Many of us have had the one child that literally drives us insane with the fuss they make at meal times. No matter what we do, somehow meal times become a battlefield.
Now let us begin with, what exactly is a fussy eater? There are many parents who have been blessed with kids that will frankly eat anything, therefore they would never understand the struggle it truly is. Research has found that around 90% of children go through some form of fussy eating stage. It’s a very common problem that many parents are dealing with so you are not alone.
A fussy eater will be so picky about their food and will complain about it no matter what. They are likely to hate everything at the dinner table, no matter what food is there. They may say it looks or smells weird. Also, they may complain about the ingredients. Like my son would say, he will not eat it because it has onions, even if it did not actually have any. My friend’s child would only eat fish fingers for example and refuse anything else.
Basically, they are likely to complain about anything. To complicate things even more, they may like something today and hate it tomorrow. So as the parent, you’re just left guessing. Experts put the behaviours down to personality, social influence or just a child being a child. Sometimes it’s just to get attention or they are bored.
As the parent, you’re left with a battle that seems to have no end. Meal time becomes a power struggle between you and your child. Not only that but you feel such guilt and frustration. It is like your child is literary starving themselves and you are powerless. By not eating they become grumpy and irritable. However, after having two serious fussy eaters, I found a few things that have helped us that you can try.
Keep meal times simple and at the same time every day.
Have colourful plates and cutlery.
Keep the food simple and in small portions.
Have alternative vegetables to let them choose.
This way your child is not overwhelmed by what they have to eat and can choose something. Keep in mind that portion size is different for each child, so even if they eat a little, it’s ok. Another thing that really helps is getting them involved by maybe setting the table, cracking eggs or even squeezing some orange juice.
Do not make a fuss yourself if your child refuses to eat.
Carry on with your meal and serving food to your spouse or other children.
Don’t be tempted to keep asking if they want some
Praise the other children who are eating or if you don’t have other kids, then just talk about how nice the food.
Avoid conversations at the child not eating.
As frustrating as it is, you as the parent must hide any kind of reaction. Children really have super powers when it comes to watching us and our response. So, if your child says I am not eating this, just say that’s fine. By doing this, your child will see that they are being ignored and left out of this activity. By doing this, it may trigger your child to eat. You know kids, they hate being left out. Also, they will see that they are not getting any attention from their refusal to eat.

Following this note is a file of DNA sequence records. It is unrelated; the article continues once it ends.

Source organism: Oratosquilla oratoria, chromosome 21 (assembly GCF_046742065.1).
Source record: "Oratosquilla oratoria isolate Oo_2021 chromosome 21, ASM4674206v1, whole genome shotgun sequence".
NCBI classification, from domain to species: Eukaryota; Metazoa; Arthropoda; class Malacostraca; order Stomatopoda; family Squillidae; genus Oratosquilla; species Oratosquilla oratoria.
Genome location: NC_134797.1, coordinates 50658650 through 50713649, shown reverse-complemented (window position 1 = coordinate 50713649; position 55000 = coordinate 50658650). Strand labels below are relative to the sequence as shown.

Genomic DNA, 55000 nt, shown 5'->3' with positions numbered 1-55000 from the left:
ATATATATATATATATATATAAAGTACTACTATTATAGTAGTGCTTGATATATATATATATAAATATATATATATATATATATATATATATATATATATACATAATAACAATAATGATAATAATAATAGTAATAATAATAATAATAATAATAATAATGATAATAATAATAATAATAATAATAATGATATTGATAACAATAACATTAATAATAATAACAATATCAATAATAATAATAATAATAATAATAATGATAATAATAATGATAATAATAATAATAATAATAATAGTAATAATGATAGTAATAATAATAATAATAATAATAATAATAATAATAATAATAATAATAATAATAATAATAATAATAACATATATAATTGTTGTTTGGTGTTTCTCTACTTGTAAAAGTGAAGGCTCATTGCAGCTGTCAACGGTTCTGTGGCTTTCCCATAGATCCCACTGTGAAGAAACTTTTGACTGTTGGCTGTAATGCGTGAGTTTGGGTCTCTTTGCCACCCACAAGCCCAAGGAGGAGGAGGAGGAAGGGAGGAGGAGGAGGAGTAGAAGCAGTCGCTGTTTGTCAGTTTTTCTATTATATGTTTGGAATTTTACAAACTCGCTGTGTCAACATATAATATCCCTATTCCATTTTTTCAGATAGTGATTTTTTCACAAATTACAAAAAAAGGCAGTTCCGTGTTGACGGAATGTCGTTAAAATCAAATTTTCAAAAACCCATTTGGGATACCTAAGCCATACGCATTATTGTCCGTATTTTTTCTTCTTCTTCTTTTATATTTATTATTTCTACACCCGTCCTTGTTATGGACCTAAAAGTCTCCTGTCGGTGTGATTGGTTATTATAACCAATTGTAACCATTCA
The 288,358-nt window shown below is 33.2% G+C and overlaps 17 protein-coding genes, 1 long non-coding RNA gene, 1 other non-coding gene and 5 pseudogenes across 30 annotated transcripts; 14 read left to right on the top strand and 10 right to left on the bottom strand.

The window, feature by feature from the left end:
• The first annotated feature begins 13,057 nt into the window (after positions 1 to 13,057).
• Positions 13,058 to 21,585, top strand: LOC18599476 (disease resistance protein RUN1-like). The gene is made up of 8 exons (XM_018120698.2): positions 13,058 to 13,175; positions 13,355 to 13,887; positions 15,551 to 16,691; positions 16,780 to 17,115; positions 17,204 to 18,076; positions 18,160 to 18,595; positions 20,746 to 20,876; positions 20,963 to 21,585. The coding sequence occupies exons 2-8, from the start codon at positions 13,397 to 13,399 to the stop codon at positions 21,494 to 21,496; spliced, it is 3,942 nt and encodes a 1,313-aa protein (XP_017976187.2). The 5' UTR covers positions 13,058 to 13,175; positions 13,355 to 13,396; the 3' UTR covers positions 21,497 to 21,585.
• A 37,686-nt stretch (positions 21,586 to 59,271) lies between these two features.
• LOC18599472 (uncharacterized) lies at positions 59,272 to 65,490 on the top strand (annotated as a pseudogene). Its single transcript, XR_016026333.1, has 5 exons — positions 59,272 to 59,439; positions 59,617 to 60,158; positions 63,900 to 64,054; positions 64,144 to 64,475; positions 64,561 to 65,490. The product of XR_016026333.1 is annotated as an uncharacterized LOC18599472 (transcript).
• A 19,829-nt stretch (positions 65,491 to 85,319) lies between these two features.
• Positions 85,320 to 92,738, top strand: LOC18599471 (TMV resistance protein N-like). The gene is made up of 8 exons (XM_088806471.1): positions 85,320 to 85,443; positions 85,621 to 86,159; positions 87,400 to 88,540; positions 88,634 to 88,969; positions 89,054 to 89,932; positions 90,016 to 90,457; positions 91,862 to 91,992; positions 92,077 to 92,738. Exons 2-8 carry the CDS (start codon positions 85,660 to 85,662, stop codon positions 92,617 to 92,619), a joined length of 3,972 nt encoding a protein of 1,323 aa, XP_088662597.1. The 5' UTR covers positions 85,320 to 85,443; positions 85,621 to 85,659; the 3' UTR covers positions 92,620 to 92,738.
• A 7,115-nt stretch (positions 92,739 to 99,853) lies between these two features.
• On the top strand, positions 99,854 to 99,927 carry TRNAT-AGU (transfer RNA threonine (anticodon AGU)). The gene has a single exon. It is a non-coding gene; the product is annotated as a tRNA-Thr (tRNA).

Now if you have a really stubborn fussy eater then you can try this passive approach. Take a tray with small bowls. Fill each bowl with something different. The food is better in very small portions. You can put anything like sliced fruit, dry cereal, a small sandwich, cubes of cheese and sultanas. Put the tray next to where your child is playing and tell him/her it is there. Then just ignore the tray but stay nearby to make sure they don’t choke on anything. Soon enough your child’s curiosity will get the better of them and they will start to explore. Remember even touching the food is a step in the right direction.
They may not eat everything but they are likely to keep coming and going to get more. This way really helped my son to eat because he liked to eat while playing. This isn’t a full meal in any way but it’s really helped my son to try different things which in turn help with him becoming a less fussy eater.
Finally, as far as I am concerned a fussy eater can really test your patience but by trying these methods and doing your best to keep calm, things can improve. Always remember, as a parent Allah knows, you are doing your best and try not to stress too much about it. The most important thing to remember is your child will not starve to death, something I had to remind myself constantly. Keep encouraging your child when they do eat and give them a little reward (a sustainable reward).
Lastly, try to relax and keep in mind that this is a phase and inshallah it will pass.
I am a housewife with 4 'children' in their 30's. As a mother I feel strongly about empowering other mothers with information that can help them with the different stages of motherhood. No mother should ever feel alone on the motherhood journey and we can all do our bit to help.